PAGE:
Italy: Trial of CIA agents deferred until October

By Marianne Arens
30 June 2007

On June 18, a Milan court decided to defer to October the trial of those charged with abducting the Egyptian expatriate Imam Osama Hassan Nasr, also known as Abu Omar. Judge Oscar Magi agreed to the motion of the defence lawyer representing the main Italian defendant, the former chief of Italian Military Intelligence (SISMI), Nicolò Pollari.

There are a total of 33 defendants, including 26 operatives of the CIA and a lieutenant in the US Air Force. They stand accused of abducting Nasr from the streets of Milan and secretly transporting him to an Egyptian prison, where he was held for four years and brutally tortured.

It is the first trial of secret service and military personnel anywhere in the world for the US government’s practice of “extraordinary rendition”—the kidnapping and transport of alleged terrorist suspects to secret prisons, where they can be subject to torture. The American defendants are being tried in absentia.

The deferment of the trial will enable the Italian Supreme Court to make a ruling on the case. The government of Prime Minister Romano Prodi has petitioned the court to either halt the case altogether, or only admit part of the available evidence. The government has accused the Milan prosecutor of jeopardising Italian state secrets, since the prosecution case relies on transcripts of phone calls by SISMI agents.

The prosecution has rejected the government’s petition, arguing that “it is impermissible to use the argument of state secrecy to conceal facts that might threaten the constitutional order.”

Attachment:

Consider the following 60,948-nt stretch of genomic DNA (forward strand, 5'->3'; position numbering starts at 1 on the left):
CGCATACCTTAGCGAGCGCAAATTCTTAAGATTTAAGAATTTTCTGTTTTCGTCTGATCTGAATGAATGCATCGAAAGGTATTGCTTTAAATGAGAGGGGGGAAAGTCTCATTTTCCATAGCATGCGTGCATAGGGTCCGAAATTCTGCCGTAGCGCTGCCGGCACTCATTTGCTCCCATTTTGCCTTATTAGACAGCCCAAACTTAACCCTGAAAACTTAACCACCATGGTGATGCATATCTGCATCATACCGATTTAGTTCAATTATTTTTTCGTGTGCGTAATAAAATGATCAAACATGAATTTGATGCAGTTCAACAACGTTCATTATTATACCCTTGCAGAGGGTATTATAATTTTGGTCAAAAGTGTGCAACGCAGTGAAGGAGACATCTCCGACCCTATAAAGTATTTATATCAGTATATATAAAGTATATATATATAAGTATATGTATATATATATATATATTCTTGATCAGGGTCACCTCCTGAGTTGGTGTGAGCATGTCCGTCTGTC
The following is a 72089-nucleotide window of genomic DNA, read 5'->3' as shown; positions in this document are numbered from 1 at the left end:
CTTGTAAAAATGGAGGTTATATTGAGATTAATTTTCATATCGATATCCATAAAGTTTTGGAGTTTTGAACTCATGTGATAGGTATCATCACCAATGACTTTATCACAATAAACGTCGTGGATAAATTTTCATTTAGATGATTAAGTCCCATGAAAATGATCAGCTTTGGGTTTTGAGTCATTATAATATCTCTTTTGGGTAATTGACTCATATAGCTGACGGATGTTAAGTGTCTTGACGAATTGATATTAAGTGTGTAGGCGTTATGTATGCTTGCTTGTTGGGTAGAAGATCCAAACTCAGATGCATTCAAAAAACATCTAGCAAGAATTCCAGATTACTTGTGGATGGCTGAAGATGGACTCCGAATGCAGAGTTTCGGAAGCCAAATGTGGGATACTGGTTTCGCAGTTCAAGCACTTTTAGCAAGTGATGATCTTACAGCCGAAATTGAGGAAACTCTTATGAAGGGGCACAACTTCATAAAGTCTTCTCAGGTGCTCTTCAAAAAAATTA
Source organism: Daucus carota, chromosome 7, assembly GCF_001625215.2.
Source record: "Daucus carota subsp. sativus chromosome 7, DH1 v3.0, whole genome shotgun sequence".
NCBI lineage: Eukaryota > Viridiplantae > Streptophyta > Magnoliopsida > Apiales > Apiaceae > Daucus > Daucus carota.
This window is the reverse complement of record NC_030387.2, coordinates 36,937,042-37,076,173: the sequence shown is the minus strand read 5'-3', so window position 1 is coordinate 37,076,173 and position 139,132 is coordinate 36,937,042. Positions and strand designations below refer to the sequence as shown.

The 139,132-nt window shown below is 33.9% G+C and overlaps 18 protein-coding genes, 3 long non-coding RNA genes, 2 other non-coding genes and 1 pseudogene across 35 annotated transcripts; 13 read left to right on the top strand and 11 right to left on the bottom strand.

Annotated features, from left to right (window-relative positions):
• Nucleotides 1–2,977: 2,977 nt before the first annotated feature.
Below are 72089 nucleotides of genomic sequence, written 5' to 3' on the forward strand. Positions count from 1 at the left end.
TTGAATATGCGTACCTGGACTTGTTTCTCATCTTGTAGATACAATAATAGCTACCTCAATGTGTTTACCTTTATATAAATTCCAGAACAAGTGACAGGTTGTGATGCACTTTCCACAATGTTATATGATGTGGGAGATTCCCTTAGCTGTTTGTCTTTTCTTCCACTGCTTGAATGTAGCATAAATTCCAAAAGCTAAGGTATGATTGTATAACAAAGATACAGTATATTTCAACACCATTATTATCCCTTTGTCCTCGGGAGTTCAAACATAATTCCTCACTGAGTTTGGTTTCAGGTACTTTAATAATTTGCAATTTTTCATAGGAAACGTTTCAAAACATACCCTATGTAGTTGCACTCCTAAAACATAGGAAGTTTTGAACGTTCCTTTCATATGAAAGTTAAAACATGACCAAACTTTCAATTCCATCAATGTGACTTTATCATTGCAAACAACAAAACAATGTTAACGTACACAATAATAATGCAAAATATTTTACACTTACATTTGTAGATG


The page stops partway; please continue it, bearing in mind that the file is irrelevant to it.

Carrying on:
Having petitioned for a postponement when the case opened on June 8, the defence has welcomed the deferment as an initial success, hoping that a trial may be prevented.

Pollari’s attorney has based his defence strategy on the argument that a high-ranking representative of the Italian government agreed to the abduction at the time. He wants to call as defence witnesses Prodi and former Prime Minister Silvio Berlusconi, both of whom refused to enter an official request to the US government for the extradition of the 26 accused Americans.

Nasr’s attorney Carmelo Scambia also welcomed the deferment. Calling Judge Magi’s decision “balanced,” he said it was better to begin the trial when all obstacles had been removed.

Nasr intends to appear as a prosecution witness. He has told reporters that he was turned into a “human wreck” while in his Egyptian gaol. His kidneys were been damaged by constant beatings, and his ears injured. He finds it painful and difficult to walk.

Nasr has also accused the German government in connection with his abduction. “Germany shares responsibility for my fate,” he told Spiegel Online. He claims he was searched and photographed by CIA agents at the American Air Force base at Ramstein, Germany.